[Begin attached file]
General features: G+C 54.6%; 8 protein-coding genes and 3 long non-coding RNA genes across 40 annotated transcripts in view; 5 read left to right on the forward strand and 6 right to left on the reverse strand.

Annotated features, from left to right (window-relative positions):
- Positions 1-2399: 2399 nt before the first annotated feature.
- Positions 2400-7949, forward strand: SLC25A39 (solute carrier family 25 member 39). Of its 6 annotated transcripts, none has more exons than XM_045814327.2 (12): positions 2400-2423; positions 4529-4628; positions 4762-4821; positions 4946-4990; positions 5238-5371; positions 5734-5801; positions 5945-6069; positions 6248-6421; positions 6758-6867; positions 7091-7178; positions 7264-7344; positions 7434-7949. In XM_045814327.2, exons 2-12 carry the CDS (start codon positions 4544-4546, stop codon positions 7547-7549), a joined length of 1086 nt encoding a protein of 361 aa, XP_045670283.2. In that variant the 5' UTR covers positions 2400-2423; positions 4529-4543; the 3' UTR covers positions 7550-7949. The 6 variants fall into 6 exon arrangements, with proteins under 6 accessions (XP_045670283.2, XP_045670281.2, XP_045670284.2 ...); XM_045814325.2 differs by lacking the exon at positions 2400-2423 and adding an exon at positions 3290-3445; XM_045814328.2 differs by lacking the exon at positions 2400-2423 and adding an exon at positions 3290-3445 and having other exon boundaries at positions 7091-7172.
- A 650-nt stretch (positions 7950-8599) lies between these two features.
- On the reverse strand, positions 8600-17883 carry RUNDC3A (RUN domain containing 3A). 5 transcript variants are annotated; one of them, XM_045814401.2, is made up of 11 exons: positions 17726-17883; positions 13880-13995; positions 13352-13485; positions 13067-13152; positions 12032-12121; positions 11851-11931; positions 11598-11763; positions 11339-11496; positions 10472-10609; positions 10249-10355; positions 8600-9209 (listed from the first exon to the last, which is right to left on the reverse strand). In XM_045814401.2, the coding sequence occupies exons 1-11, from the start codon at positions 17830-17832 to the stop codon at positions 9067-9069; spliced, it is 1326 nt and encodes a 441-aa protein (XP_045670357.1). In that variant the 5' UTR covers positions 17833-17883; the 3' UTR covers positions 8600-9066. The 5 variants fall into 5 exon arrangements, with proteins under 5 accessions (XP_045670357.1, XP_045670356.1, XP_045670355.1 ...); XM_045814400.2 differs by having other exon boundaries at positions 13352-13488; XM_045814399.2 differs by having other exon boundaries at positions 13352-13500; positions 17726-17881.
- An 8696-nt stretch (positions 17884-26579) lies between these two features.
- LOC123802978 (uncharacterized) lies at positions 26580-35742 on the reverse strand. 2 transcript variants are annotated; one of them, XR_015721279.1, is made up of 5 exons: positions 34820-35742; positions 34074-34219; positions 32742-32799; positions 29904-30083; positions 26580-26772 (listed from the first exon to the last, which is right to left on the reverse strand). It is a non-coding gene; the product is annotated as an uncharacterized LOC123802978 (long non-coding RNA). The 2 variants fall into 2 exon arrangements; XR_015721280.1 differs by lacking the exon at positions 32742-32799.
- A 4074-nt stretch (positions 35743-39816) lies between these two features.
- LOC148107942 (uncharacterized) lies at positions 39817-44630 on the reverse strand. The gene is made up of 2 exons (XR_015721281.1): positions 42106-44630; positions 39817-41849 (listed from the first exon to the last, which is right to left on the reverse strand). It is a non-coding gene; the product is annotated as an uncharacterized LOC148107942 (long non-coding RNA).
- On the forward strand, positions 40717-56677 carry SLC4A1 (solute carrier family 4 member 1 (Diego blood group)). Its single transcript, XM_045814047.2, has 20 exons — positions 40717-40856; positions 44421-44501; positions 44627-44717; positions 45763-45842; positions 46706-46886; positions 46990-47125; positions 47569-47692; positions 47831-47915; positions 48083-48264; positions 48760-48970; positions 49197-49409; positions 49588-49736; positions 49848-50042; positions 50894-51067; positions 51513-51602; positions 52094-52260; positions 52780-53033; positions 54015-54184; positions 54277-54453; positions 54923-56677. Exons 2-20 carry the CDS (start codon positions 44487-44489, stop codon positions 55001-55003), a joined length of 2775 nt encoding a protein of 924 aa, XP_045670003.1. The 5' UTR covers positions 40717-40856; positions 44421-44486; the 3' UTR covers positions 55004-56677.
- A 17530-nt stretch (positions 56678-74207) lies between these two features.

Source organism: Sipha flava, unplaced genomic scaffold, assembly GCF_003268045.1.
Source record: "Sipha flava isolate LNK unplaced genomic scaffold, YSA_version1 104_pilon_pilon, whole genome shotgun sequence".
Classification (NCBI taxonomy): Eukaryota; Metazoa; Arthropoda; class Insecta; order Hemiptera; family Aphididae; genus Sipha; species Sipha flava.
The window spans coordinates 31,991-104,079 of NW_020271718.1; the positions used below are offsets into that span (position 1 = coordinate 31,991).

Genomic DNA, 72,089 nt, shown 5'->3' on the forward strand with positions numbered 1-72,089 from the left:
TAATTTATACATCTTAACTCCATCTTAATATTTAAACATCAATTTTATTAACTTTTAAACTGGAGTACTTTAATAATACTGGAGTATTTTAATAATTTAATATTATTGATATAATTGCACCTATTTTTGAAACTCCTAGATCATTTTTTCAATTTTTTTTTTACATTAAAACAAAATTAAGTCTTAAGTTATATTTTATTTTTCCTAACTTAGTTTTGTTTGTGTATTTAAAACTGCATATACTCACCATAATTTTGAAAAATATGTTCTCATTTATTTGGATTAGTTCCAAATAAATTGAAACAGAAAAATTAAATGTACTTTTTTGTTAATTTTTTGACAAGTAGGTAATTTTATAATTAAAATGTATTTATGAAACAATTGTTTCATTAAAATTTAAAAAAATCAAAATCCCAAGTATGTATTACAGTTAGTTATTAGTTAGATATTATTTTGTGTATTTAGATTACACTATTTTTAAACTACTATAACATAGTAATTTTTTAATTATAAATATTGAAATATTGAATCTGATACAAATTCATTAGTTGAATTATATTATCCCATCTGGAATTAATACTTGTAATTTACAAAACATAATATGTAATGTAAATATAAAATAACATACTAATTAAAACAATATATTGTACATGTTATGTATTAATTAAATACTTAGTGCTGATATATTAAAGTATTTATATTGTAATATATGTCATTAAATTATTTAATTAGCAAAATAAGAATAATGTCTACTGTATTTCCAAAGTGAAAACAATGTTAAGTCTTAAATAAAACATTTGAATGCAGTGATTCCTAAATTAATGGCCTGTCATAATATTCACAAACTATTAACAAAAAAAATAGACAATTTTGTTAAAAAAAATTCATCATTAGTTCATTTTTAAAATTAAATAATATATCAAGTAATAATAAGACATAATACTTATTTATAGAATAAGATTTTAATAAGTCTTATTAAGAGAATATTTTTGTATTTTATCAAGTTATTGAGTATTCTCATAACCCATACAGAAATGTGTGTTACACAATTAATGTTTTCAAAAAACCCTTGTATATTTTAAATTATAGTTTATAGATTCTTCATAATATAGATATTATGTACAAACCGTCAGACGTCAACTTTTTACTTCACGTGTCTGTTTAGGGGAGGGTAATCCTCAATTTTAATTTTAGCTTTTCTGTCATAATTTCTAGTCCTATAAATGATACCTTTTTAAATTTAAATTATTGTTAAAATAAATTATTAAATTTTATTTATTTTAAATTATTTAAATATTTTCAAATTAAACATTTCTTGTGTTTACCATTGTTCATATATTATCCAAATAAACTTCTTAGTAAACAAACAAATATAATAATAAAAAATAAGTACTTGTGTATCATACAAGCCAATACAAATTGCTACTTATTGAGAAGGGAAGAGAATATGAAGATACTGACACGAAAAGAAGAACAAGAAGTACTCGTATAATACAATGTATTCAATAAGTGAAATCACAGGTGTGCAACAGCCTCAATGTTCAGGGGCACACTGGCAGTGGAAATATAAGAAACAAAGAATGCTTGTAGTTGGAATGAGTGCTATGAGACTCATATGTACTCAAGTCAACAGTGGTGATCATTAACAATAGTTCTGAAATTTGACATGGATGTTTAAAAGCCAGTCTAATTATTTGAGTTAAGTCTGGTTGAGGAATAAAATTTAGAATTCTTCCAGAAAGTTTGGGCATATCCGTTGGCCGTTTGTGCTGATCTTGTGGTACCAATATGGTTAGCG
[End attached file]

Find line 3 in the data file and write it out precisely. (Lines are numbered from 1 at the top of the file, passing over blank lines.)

- Positions 1-2399: 2399 nt before the first annotated feature.